KABELO MOTSOENENG ’20
Light shies away from the sky and a crowd gathers outside a courthouse on 450 Main Street. The ground is damp because rain poured from morning till noon. Though the cold can devour your ungloved hands, you persist because this crowd has been here on worse days. Days when it snowed so much you would not be able to make your way out of your house; days when it rained and stormed so bad you wanted to cuddle yourself with a book in bed. To wonder about where else you could be — right now, right here, in this moment, on this day— is a luxury; a thing you have been afforded because your journey out of the place you call home is not on fire.
This crowd, outside this courthouse, wants Nelson Pinos back in his New Haven home with his children whom he had not shared moments with for a year. The last time he slept on his bed, the last time his children saw his face in the morning, the last time his partner gazed at him with eyes full of warmth, has long passed. That time rests at the back of their minds possibly where they recreate birthday and anniversaries and holiday memories. And they are here, outside this building on Main Street whose glass doors determine who belongs and does not belong in this country; outside this building maintained by tax payers’ money — contributions from those who are said to be illegal.
Nelson has been at a sanctuary for a year and four days because ICE wants to deport him to Ecuador, a place he left twenty-six years ago.
Light flickers from street lights and news reporters documenting this day. A white man in a black jacket embossed with “ICE” on his back stands behind the crowd. A police patrol car and two white police officers sit on the bonnet of the car, studying the crowd. There’s a calmness about this crowd, about the way they are protesting — their voices are not high; their feet are not stomping the ground. It makes you ponder: they must be careful on court grounds, lest something happens to them. Even if something were to happen to them, most of them would make it out of the system — they would be lauded for that. The crowd isn’t what you are expecting — Brown and Black. Instead, it’s Brown and White and you become a Black body in a swamp of Brown and White bodies. This is what solidarity looks like, few liberal white folk and a marginalized group; Black and White on issues of police brutality and mass incarceration but Brown and White when it comes to issues of immigration.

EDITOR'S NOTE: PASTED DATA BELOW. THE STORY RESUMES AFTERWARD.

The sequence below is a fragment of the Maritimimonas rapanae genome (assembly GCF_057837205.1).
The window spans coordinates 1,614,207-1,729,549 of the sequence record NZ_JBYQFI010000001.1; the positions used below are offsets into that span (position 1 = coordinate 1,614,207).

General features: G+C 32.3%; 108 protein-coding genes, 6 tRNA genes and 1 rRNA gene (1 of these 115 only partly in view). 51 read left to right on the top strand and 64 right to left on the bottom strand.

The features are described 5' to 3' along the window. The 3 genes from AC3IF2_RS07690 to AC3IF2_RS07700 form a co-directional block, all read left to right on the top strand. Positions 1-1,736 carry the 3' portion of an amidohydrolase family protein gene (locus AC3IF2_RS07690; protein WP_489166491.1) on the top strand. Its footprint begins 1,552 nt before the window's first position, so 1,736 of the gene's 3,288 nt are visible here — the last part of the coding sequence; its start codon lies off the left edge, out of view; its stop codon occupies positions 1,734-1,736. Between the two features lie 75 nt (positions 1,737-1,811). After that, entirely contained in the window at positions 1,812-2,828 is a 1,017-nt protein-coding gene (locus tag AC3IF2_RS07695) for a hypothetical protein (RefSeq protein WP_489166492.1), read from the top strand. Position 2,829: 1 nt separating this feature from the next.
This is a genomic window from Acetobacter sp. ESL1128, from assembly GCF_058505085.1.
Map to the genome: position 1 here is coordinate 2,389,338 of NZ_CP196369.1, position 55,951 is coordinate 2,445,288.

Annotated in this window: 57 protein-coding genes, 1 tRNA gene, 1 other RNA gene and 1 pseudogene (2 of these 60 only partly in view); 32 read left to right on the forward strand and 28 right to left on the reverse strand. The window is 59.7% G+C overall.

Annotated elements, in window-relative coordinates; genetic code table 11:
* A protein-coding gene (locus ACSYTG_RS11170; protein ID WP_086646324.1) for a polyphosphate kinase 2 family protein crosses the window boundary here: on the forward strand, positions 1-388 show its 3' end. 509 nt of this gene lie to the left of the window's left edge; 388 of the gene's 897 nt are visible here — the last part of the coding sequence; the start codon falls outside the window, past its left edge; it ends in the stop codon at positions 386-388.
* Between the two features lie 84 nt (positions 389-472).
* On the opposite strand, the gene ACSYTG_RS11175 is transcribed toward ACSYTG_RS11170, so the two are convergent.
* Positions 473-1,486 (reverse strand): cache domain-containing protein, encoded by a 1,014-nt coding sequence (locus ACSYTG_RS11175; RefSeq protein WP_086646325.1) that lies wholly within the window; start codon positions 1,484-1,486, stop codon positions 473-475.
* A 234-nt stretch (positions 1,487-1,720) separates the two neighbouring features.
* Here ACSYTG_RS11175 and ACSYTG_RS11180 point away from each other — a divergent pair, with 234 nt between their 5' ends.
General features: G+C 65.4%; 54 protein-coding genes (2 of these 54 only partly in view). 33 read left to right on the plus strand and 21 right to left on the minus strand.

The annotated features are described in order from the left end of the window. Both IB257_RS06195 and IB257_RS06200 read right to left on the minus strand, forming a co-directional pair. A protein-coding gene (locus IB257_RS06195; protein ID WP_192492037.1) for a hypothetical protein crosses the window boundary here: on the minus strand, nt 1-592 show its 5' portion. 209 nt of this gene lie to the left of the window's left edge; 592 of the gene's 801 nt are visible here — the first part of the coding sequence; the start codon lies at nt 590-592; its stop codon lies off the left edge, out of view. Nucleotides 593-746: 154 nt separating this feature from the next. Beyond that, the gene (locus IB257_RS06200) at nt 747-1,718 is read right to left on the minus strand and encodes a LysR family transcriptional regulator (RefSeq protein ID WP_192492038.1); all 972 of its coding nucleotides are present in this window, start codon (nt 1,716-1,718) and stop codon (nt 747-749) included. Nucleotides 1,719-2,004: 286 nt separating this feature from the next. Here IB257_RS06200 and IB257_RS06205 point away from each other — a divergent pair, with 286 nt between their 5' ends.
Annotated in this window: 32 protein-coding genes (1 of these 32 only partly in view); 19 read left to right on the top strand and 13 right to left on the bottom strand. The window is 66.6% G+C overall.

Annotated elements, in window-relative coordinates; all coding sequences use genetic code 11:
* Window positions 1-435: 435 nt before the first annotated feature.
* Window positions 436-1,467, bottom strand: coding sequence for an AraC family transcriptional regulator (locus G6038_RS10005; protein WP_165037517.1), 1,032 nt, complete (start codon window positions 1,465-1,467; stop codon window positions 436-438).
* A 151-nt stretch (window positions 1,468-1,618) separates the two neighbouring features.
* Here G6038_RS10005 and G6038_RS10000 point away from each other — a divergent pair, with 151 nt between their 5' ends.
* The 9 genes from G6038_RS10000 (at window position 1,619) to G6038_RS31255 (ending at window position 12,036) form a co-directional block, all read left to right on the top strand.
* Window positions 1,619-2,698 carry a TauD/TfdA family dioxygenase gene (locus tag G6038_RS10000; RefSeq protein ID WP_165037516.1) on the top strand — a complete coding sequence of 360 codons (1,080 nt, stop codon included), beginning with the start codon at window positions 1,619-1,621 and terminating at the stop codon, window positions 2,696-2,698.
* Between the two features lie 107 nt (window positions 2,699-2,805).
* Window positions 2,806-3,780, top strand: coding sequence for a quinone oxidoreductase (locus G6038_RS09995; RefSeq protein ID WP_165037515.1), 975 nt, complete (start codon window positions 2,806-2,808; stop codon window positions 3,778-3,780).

One of the organizers, Karla Cornejo, wearing a thick brown sweat top and has a wrapper around her waist, begins to relay the demands. Her face is blank, as though it is unsure of the emotions to convey on this day. But you conclude that it is anger that is on her face, that a Brown woman cannot present ambivalence on issues ripping her community to shreds. Her eyes stare into the crowd like the person she’s addressing is gawking at her. She later tells the crowd that this is the first time she’s speaking at a rally of this nature, as if she wants to explain the terror and small tremors in her voice. But even when her voice breaks, her demands are thorough and her anger is passionate. Karla tells the crowd that she’s documented but her family isn’t. She does not say this to gasconade.
“[Nelson Pinos’ daughters] have dreams to go to college; dreams to be actresses. Dreams to be YouTube stars. These are all-American girls and this is an all-American family. And they are being punished because they are the embodiment of the true American spirit. They say immigrants are – ” her voice breaks, as though her chest tightened and a lump forced itself in her throat. “Sorry,” Karla apologizes to the crowd, “this is my first time,” she continues, in a way a teenage girl sinks into herself when the world makes her unsure of herself. But Karla is not a teenage girl, she’s a writer and a PhD candidate in American Studies at Yale University.
As Karla’s voice breaks and she makes an apology for things she does not have to apologize for, the crowd breaks into ooohs! – as encouragement – helping her to stomach the thing around her neck. The protesters break into noise that mixes with the cold air in solidarity – presenting the claim that even if Karla forgets her rehearsed poetic message, they will listen to her because that’s what solidarity means; because protests in solidarity with those who are subjected to state sanctioned violence, forced to live in fear and made to carry terror and trauma in their bones, has nothing to do with great oratory skills. Protest demands are not shows where you listen to Brown people who wrestle with Spanish and English on their tongues and having English win — they are about truth telling and championing justice.
Her voice filled with valor, she continues “Do you want to know who we are? We are the birds who live in the branches of the tallest trees, in the tallest jungles and we should be loved. We should be respected for all our survival. Nelson is a survivor. Nelson is a hero. We are here to tell him that we love him. That we will not give up as long as he does give up!”
But what if he has given up? In the face of injustice, what does a man do but not contend with hopelessness and powerlessness? In the face of injustice, what does a man who became a man in this country have but not the freedom to feel (hopeless)? What if all the immigrants in him are tired? What if his bones are tired of fighting, tired of trying to convince the state about his humanity, about his Americanness? But it is freedom that he wants, freedom to be unchained from the ICE ankle bracelet placed on him.
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